Sunday, January 17, 2016

Referrer Report and Link Development

The migration to my new server is taking longer than expected. I keep hitting diversions and suffer long interruptions.

Yesterday, I had a short break; so I created a referrer report and opened a disqus forum titled Link Development.

Rather than just starting a new web site. I want to draw people into a discussion about the direction of the Internet itself.

The World Wide Web was written in a language called HTML (HyperText Markup Language). The defining trait of HTML is the Hyperlink.

Hyperlinks are an interactive feature. You can click on a link and go to a different internet resource.

The configuration of links is actually a very interesting topic, but I rarely come across people openly talking about the overall configuration of links.

Right now, the Internet is dominated by large repositories of links called "search engines." I question if this domination of link repositories is healthy because it effectively centralized power and concentrates wealth.

If centralized repositories are not the best structure, what alternatives can we develop?

I developed the Community Color web sites are simply human edited directories which list links for select towns in the mountain west. I developed the directories to investigate the natural links between local entities. I live in Salt Lake. It frustrates me to no end that there is so little local internet in the direction the Internet is headed.

But there might be people in the broader world who find a discussion of the linking structure of the Internet interesting.

The referrer report tallies up info from the REFERER variable submitted by web browsers that visit my new site. The Link Development is a stub for a section of articles on the topology of links and internet traffic and steps that individuals can take to help keep the Internet a level playing field.

I have to complete the site redesign before writing the articles. But I think it's fun to discuss web design while knee deep in the process.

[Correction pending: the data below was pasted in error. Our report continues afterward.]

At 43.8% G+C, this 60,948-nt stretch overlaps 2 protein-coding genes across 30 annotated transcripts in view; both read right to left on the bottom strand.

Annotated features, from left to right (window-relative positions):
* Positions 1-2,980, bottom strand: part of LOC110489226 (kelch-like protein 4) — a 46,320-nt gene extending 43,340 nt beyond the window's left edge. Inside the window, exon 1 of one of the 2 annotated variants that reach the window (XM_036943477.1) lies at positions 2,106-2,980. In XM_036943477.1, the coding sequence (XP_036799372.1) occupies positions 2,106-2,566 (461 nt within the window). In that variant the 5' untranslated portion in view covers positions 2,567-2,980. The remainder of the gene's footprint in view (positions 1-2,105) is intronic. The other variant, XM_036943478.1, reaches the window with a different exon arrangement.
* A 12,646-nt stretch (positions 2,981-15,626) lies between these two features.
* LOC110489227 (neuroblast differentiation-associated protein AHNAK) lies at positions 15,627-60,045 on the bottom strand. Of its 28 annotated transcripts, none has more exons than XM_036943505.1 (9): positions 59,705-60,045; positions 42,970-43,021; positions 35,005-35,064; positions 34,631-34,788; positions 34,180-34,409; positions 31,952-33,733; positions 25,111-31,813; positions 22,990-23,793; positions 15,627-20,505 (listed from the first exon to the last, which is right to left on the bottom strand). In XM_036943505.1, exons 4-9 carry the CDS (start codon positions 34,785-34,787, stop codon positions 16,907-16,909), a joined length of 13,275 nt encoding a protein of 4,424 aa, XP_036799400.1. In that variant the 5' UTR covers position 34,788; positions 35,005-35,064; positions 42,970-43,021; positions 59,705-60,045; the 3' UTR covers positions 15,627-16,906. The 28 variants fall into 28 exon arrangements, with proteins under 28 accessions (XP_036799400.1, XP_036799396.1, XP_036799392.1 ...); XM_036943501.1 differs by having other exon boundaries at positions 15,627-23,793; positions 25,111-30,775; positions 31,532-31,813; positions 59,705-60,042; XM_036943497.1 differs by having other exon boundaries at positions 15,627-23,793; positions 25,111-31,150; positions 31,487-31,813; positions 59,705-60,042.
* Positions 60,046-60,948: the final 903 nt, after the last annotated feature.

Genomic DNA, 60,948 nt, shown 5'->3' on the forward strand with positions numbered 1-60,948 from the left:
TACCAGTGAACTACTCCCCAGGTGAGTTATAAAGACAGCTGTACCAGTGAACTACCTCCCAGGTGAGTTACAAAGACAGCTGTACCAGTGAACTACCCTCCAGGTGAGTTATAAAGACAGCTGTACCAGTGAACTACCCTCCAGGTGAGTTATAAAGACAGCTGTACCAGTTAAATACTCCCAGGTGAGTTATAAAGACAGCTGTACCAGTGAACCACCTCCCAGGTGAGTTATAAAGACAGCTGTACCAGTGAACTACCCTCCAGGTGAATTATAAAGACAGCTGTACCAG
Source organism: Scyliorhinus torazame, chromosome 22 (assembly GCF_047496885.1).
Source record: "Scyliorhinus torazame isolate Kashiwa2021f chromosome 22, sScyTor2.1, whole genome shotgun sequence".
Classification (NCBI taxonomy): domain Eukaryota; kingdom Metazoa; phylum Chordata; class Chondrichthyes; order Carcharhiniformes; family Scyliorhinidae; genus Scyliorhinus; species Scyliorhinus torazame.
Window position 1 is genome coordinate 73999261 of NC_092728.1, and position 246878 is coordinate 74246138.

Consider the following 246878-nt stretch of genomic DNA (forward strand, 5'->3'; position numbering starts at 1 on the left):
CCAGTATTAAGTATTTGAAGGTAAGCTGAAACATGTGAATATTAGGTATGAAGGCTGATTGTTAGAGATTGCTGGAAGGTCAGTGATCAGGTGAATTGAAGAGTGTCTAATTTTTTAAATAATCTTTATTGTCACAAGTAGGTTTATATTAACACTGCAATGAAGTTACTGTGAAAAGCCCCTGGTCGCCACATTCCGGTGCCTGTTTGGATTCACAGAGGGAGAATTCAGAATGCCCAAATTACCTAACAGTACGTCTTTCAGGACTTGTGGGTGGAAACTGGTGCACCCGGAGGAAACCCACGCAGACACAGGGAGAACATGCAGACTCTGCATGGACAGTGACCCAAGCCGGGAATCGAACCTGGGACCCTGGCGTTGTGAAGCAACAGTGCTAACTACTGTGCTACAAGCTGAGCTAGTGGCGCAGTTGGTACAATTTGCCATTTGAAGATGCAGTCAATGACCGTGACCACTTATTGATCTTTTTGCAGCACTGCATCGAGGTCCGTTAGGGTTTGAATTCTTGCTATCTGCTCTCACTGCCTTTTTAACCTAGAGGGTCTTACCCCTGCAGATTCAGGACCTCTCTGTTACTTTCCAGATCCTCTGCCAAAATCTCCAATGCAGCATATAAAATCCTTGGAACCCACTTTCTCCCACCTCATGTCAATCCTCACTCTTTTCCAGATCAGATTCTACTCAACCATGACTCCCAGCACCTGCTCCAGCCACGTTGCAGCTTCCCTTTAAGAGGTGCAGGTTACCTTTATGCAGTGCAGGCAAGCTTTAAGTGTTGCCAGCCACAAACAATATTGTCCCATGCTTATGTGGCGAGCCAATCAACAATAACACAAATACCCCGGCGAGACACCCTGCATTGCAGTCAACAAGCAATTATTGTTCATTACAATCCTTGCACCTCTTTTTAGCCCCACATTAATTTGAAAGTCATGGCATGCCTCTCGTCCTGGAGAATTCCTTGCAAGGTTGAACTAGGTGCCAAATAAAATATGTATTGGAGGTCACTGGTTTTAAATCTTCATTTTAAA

Wednesday, January 06, 2016

Privacy Policy for New Site

I am working on a major upgrade for the Community Color sites.

I am developing the code on

I added a code viewer so that I can claim the site is open source.

I decided to log statistics for the site in a SQLite Database.

When writing the "privacy policy" I decided to show the information that the site has collected.

I did this to emphasize that the data collected by small sites like mine is basically harmless.

The reason I track data is to answer questions about the site. For example, I want to know how many people visit a page and the amount of resources consumed by a page.

About seventy percent of the traffic on the web is robots and webcrawlers. I want to know what the robots are doing.

I want to be able to defend the site against DDOS attacks.

I learned the painful lesson that one cannot offer interactive features to the public, like a guestbook, without attracting a great deal of spam.

I require a log in for interactive features.  I use a system of User IDs and Sessions to track usage.  Interactive sites require an id, otherwise they can't respond to the things that you are doing.

The privacy concerns we face on the Internet are not the result of cookies or web owners monitoring their sites. The problem is with huge corporations (and governments) seeking to dominate the Internet by tracking individual activity in minute details.

Unfortunately, the self declare privacy rights activists use methods that make life very difficult for small sites.

The fact that small sites use cookies to provide interactive features is not a problem.  The big sites that monitor activity can do so without cookies.

I hope that my showing the details I track on the site to the public, people will learn that independent web sites are not a threat, but it will probably backfire.